As soon as I meet Shirley Hazzard, before we begin to engage in a conversation, she is quoting Thomas Hardy’s poetry to me. She insists that the love Hardy expressed for his first wife in his later verses is genuine, that after Emma Hardy died he somehow managed to recall all the old love and feelings: ‘Not guilt, that’s too modern. He was able to recall the way he had felt when he first met her.’
We are meeting in a restaurant near Shirley Hazzard’s home in New York. What prompted the outpouring was that she had spent the morning sorting out the papers of her late husband, the writer and translator Francis Steegmuller, before sending them to a university archive. And she had been in tears recalling their love.
Over lunch she tells me about her childhood and her slight formal education. She was born in Australia in 1931. As a child she travelled widely, for her parents were diplomats. At 16, living in Hong Kong, she was engaged by British Intelligence, where, in 1947–8, she was involved in monitoring the civil war in China. Thereafter, she lived in New Zealand, Europe and the United States, where she worked for the United Nations Secretariat in New York. She has been deeply critical of the United Nations ever since. She taught herself through books, and by studying human nature. She was in her thirties by the time she married Steegmuller, a widower more than twenty years older, in 1963.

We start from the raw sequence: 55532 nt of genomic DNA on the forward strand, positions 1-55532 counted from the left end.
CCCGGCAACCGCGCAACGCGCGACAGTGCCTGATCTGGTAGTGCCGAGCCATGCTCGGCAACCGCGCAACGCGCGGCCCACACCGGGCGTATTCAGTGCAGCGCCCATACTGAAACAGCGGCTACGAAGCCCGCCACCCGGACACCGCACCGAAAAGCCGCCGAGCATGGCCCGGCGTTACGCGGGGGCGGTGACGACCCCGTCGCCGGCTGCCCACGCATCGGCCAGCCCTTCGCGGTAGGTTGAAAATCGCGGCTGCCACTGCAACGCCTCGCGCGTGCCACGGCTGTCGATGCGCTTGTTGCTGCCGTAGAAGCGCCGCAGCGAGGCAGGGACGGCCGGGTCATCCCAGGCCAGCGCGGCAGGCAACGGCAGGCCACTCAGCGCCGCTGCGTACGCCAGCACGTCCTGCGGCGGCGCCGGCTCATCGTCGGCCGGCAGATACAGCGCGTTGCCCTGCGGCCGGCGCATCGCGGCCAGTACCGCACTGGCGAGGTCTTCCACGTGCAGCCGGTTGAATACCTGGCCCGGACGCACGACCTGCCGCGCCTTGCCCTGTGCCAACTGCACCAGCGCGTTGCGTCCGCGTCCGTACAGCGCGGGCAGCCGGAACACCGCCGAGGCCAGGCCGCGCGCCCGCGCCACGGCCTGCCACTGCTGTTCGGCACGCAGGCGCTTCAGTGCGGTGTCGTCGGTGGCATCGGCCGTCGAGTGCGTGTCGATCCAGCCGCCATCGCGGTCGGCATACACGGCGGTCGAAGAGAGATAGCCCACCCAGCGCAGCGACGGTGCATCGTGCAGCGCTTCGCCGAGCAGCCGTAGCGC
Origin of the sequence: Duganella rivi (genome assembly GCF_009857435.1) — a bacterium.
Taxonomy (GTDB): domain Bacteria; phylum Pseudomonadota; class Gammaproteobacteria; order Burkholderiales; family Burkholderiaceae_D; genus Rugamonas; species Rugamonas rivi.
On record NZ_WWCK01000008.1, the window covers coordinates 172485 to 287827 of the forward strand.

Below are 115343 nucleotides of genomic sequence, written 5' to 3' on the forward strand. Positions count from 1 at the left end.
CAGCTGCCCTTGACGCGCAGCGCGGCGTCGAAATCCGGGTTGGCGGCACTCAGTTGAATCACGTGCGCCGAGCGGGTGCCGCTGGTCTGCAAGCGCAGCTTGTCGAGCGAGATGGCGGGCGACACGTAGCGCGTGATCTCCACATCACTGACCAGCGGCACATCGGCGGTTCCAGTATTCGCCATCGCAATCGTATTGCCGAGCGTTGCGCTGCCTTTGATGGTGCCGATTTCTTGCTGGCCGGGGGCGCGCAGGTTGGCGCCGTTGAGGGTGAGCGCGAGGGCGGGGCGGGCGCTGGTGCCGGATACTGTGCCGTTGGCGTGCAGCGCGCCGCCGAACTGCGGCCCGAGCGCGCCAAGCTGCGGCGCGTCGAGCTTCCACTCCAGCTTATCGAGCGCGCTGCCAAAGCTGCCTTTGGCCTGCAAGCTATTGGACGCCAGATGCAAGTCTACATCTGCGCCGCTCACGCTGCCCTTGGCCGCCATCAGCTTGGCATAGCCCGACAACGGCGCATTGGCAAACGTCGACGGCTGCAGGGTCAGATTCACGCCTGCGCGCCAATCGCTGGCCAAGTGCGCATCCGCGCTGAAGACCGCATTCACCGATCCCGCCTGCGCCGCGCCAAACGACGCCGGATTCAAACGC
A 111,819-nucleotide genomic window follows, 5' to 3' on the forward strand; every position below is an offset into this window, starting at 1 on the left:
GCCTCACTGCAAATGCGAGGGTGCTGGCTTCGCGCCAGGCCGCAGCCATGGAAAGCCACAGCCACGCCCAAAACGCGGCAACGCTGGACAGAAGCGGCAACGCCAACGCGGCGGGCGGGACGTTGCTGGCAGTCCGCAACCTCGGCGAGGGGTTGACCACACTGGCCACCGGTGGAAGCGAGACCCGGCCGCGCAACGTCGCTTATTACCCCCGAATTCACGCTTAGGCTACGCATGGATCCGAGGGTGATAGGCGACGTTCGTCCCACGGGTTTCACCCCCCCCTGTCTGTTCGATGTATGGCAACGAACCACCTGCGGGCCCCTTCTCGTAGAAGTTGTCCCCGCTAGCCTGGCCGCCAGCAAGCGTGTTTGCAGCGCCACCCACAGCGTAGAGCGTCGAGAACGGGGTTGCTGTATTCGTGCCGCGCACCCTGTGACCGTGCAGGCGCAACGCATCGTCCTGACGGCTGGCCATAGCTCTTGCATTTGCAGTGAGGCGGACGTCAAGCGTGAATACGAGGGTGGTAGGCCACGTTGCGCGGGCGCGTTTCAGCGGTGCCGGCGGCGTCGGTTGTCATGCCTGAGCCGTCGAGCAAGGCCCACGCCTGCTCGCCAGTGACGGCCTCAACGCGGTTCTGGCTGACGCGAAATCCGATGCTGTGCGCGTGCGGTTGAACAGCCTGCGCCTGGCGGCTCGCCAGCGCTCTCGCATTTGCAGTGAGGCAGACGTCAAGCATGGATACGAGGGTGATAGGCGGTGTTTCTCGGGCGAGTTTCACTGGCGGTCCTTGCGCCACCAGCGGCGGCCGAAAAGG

‘It was marvellous to be married to a writer. Sometimes I’d be staring into space searching for a word and, although he encouraged me to write, he knew this was just a necessary part of the thinking process.’ Words are precious. She uses them carefully and sparingly, as anyone who has read her book The Transit of Venus will know.
This deeply sensual novel has long been a favourite of mine and it improves on rereading. I did not adequately appreciate it when I first read it shortly after publication in 1980, but I came back to it after dis
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